All those funny numbers being called out and asking about your lifestyle choices? It’s only natural to feel inquisitive. However, you can feel more relaxed by having a better understanding of what happens during your dental check-up.
Your mouth and your body are closely connected. For that reason, we ask a lot of different questions, as your lifestyle and general health may affect conditions in your mouth.
The following drugs can cause a dry mouth: antihistamines, decongestants, painkillers, high blood pressure medications, muscle relaxants, drugs for urinary incontinence, Parkinson’s disease medications and antidepressants.
The following drugs can cause bleeding problems during oral surgery or treatment for gum disease: aspirins and anticoagulants.
Soft Tissue Reactions
The following drugs can cause reaction to the soft tissues: blood pressure control, immunosuppressive agents, oral contraceptives and some chemotherapeutic agents.
The following drugs can cause a metallic taste in the mouth: cardiovascular agents, central nervous system stimulants, nonsteroidal anti-inflammatory drugs, respiratory inhalants and smoking-cessation products such as nicotine skin patches.
Antacids are used to treat heartburn/acidic reflux and they often contain sugar or other tooth damaging artificial sweeteners.
Smoking has negative effects in the oral cavity. The effects are:
- stained teeth
- bad breath (halitosis)
- tooth loss
- gum disease
- loss of taste and smell
- reduced blood supply to the mouth
- increased build-up of plaque and tartar on your teeth
- delayed healing following dental extractions and other oral surgery
- increased risk of oral cancer.
People with diabetes are at a higher risk for gum problems because of poor blood sugar control. As with all infections, serious gum disease may cause blood sugar to rise. This makes diabetes harder to control because you are more susceptible to infections and are less able to fight the bacteria invading the gums.
Dental and Heart Disease
A number of studies have shown that people with gum disease may have a higher risk of heart disease. Bacteria and inflammation in the gums may escape into the blood system and cause blockages in the blood vessels, which reduce blood flow to the heart.
Alcohol consumption may cause a number of acute mouth health effects. They are:
Increased risk of oral cancer is one of the most important effects of high alcohol consumption, particularly when combined with other unhealthy behaviours. It has been estimated that those who drink and smoke heavily have 38 times the risk of developing oral cancer as those who abstain from both.
There is evidence to suggest that high alcohol use can increase the risk of tooth decay – alcoholics generally have a higher number of decayed teeth requiring extraction or restoration. Also, some research suggests that high alcohol consumption can increase the risk of periodontitis.
High alcohol use can also increase the risk of tooth erosion. Regular consumption of acidic drinks such as wine, cider and alcopops can contribute to this.
Accidental Dental Trauma
Heavy drinking increases the chances of accidental dental trauma or facial injury. For instance, the trauma or injury might be the effect of a fall or traffic accident.
X-rays are used to show the areas in between your teeth and under the edge of your fillings. They can show whether you have an infection in the root of your tooth and how severe the infection is. X-rays often catch things early, even before they begin to cause discomfort.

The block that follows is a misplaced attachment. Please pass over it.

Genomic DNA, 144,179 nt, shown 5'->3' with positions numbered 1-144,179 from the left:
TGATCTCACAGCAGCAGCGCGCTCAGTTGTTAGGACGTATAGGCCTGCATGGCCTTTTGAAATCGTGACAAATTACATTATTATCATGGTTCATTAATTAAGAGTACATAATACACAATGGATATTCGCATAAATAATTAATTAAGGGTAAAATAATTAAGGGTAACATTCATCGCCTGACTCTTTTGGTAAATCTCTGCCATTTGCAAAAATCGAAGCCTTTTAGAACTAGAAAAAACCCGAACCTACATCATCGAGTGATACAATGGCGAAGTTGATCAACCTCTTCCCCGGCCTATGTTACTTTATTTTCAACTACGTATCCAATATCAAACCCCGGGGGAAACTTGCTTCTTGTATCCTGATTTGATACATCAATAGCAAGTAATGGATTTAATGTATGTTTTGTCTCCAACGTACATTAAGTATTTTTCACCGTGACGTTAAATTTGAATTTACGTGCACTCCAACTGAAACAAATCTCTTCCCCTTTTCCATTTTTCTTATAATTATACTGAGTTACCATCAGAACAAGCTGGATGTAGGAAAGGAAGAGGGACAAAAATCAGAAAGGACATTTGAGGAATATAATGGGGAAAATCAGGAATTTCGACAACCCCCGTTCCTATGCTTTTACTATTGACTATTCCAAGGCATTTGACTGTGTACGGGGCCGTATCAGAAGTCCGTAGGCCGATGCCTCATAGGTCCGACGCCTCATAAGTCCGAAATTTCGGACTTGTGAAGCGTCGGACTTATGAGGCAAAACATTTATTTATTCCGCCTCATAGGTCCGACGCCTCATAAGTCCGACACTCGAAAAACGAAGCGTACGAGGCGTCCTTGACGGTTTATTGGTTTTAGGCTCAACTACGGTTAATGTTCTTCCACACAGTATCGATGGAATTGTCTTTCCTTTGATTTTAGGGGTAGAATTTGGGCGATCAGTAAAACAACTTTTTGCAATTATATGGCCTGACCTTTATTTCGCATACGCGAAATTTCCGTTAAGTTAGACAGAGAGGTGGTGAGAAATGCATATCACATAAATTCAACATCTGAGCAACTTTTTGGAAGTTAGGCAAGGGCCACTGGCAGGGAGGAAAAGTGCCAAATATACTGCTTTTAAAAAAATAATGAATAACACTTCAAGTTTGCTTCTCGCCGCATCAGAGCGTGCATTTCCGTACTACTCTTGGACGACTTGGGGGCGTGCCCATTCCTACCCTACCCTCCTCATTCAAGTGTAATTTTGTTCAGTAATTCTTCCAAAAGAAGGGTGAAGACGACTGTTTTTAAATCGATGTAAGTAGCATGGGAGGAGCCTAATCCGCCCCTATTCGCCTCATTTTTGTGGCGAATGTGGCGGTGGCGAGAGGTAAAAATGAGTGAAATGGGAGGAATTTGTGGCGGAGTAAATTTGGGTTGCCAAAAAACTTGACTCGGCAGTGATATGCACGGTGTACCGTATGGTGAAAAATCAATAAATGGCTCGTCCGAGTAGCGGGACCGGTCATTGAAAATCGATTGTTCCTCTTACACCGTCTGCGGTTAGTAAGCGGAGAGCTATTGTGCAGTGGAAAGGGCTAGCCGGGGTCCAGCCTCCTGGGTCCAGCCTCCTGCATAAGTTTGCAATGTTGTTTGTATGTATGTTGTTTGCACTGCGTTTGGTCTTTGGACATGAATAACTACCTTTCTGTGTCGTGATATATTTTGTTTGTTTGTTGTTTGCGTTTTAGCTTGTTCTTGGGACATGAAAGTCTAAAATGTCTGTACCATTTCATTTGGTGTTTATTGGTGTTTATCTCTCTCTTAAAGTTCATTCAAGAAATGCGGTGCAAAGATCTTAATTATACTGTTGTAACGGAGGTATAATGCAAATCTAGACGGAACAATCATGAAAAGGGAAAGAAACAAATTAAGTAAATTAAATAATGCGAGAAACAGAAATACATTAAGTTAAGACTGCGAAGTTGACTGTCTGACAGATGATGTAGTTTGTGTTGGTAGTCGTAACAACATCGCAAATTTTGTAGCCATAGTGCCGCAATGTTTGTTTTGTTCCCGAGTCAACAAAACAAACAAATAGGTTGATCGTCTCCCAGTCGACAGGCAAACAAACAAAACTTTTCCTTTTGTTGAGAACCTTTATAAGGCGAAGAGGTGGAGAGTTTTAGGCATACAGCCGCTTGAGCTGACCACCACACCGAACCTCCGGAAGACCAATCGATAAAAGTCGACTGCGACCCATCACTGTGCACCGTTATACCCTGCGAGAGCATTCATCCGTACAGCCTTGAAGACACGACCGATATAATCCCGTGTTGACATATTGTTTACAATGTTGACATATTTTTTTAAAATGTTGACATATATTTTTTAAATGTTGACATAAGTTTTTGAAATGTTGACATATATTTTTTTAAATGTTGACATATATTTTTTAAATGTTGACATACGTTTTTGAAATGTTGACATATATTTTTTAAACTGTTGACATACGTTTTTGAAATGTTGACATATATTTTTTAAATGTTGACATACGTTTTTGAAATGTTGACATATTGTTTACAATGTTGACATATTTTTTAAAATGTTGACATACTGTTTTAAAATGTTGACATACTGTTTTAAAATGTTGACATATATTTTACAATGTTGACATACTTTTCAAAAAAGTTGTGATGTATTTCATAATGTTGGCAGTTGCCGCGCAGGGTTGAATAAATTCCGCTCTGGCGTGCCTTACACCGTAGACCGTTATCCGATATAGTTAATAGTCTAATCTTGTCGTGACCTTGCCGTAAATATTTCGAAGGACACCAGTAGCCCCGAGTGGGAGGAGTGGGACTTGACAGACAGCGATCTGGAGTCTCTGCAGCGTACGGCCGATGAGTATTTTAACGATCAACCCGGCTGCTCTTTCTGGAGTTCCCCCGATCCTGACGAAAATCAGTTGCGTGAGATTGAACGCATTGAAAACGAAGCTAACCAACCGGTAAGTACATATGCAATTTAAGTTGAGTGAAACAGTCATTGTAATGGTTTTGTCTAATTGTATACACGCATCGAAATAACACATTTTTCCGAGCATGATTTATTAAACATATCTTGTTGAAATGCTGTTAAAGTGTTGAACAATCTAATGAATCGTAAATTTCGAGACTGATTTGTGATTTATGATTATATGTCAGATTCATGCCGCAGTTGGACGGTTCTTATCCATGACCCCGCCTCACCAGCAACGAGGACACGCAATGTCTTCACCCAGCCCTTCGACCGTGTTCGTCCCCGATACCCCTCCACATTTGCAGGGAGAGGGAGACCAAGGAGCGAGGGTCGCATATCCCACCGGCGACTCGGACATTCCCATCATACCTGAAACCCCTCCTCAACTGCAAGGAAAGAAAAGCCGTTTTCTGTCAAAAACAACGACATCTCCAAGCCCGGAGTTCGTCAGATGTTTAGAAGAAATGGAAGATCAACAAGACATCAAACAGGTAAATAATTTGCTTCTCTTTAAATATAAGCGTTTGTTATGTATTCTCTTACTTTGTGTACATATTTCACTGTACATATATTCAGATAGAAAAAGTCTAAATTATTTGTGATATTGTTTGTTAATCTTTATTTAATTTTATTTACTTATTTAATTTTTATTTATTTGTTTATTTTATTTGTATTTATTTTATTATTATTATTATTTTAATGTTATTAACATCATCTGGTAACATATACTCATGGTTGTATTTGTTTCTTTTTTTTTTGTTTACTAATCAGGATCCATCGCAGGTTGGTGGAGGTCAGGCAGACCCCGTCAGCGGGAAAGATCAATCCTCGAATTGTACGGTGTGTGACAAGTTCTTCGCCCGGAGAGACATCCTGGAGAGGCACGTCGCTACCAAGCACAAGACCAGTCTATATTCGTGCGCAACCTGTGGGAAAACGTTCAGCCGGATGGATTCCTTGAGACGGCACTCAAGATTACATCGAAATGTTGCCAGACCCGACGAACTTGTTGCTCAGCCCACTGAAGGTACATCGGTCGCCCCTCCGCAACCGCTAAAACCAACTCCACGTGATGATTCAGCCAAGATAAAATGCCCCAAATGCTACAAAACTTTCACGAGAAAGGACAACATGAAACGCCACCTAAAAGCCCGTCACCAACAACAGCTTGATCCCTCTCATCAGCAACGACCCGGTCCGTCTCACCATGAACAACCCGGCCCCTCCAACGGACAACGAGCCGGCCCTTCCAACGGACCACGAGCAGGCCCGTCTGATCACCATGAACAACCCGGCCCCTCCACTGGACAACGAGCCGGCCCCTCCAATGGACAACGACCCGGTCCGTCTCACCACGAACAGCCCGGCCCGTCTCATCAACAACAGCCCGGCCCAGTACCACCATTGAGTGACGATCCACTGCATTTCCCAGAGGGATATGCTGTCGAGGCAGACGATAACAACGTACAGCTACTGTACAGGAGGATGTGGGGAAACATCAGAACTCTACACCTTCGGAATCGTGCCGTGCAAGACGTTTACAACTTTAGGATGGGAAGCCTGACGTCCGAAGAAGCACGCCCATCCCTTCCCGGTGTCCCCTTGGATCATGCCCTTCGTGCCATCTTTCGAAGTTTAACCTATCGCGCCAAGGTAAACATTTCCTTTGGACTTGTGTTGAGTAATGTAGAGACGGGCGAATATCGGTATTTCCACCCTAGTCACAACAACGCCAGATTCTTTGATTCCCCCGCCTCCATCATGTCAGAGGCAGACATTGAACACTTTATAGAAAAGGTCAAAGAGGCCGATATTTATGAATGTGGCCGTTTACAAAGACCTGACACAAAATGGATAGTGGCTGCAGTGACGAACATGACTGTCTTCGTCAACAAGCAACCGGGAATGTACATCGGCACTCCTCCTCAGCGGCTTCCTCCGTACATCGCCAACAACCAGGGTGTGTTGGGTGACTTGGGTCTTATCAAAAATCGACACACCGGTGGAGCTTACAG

Baby teeth are numbered 1-20 – 5 per quadrant named ABCDE.
Adult teeth are numbered 1-32 – 1-8 per quadrant.
The dentist will go around each tooth with a measuring probe. They are looking to make sure that all the gaps between the tooth and the gum are under 3mm. They take an average reading per quadrant of the mouth – anything that is bigger than that or has an area of bleeding is not healthy. Then, the dentist will determine the extent of the problem.
Tooth Wear Screening
Tooth wear could be caused by the following:
- scrubbing too hard with your toothbrush
- drinking acidic drinks
- grinding your teeth
Oral Cancer Screening
As well as the teeth, your dentist is also looking at the soft parts of your mouth. These include your tongue, gums, cheeks and other hard areas including the palate and the roof of your mouth. The screening also extends to your lips, neck, and jaws. They screen the areas to look for abnormalities including cancer.
Jaw Joint Issues
Your dentist will check your jaw joints by placing their fingers in front of your ears and asking to open and close your mouth and move the jaw from side to side. Headaches and limited mouth opening can be the side effects of a clicking/popping jaw.
Prevention and Advice
Finally, the dentist will give you some advice on your oral health. They will look at your oral hygiene to check plaque and calculus levels. Moreover, they will ask you about your home care regime and about your diet.
Hopefully, now you can understand how important it is to keep up with your dental exam check-up!
Your dentist will suggest when you should have your next dental exam check-up based on how good your oral health is. The time between check-ups can vary from 3 months to 2 years, depending on how healthy your teeth and gums are and how high your risk of future problems is.
Pricing and how to book your dental check-up
Our dental check-up including X-rays costs £48 for new clients. Additionally, the check-up for our regular clients costs £35; for children under 16, it costs £10 and for teenagers who are 16-18 years old – £29.
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